The problem with (traditional) electronic health records (EHRs)
Electronic health records (EHRs) have become an essential component of modern healthcare, but they’re not without their flaws. While they allow providers to access patient data quickly and efficiently, if the interface is not designed intuitively, EHRs can quickly become more of a burden than a boon.
In a pre-pandemic study aimed to find the EHR factors that were associated with physician burnout, these were the most prevalent EHR design concerns:
EHRs were not initially designed for physician’s ease of use—they were primarily designed for billing and reimbursement purposes. Since they were not designed with physicians and other
users in mind, many providers say their EHRs are clunky, poorly designed, hard to navigate, and cluttered with superfluous detail. Poorly designed interfaces can lead to data bottlenecks, making things more difficult for the provider.
HealthBook+: a comprehensive solution to help reduce provider burnout
HealthBook+ is an early health identification and guided mental health platform that streamlines clinical workflows, reduces administrative burdens, and enhances patient care. Our simple-to-use, digital-first care platform puts your employees in charge of their mental health journey by using advanced AI to suggest their next best health action.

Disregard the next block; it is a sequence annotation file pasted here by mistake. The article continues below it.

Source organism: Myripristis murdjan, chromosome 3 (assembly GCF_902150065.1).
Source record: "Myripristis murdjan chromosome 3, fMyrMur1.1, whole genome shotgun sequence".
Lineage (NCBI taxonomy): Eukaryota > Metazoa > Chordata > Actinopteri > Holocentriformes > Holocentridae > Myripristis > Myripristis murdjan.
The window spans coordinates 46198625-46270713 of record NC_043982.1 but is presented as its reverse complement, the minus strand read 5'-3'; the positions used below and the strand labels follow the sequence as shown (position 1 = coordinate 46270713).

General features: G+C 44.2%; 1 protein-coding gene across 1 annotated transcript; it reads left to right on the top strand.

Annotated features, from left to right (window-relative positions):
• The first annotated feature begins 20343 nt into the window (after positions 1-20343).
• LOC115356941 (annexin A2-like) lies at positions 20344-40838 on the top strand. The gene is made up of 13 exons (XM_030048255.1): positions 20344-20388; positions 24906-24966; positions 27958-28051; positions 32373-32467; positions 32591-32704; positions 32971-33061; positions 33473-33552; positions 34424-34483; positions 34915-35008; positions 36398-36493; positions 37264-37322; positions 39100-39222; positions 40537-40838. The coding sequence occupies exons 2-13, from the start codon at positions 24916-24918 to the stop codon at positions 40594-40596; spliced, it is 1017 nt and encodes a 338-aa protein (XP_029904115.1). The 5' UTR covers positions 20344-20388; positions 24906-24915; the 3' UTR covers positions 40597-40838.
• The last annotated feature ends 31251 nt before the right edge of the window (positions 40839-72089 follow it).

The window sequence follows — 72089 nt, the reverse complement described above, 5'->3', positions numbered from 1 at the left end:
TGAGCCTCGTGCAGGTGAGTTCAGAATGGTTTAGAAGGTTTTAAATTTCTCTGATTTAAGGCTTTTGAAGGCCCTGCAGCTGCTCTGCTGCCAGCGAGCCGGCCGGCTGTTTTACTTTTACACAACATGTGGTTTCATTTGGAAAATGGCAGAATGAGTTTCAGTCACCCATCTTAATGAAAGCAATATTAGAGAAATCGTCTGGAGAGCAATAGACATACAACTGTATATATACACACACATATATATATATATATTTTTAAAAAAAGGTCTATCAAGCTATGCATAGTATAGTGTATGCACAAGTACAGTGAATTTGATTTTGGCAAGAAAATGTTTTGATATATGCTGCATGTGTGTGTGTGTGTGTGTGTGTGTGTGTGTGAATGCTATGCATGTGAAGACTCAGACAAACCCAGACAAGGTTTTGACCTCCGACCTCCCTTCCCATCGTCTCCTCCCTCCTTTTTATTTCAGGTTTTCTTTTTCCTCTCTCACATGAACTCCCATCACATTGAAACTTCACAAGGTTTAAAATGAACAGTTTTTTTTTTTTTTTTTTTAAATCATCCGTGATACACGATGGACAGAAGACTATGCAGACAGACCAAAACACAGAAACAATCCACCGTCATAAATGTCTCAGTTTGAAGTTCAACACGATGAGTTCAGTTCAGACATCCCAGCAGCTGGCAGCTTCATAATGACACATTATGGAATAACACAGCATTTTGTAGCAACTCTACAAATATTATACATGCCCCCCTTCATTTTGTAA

In addition to addressing the pressing issue of administrative burden, HealthBook+ acts as a preventative mental health solution to proactively tackle burnout symptoms in healthcare workers. Our platform collects healthcare data from a variety of sources like labs, imaging studies, appointment notes, wearables, self-reporting, and prescriptions. This secure, protected information is accessible to the owner through a smartphone, tablet, or computer. Using this data, HealthBook+ leverages advanced AI to help identify mental health conditions early.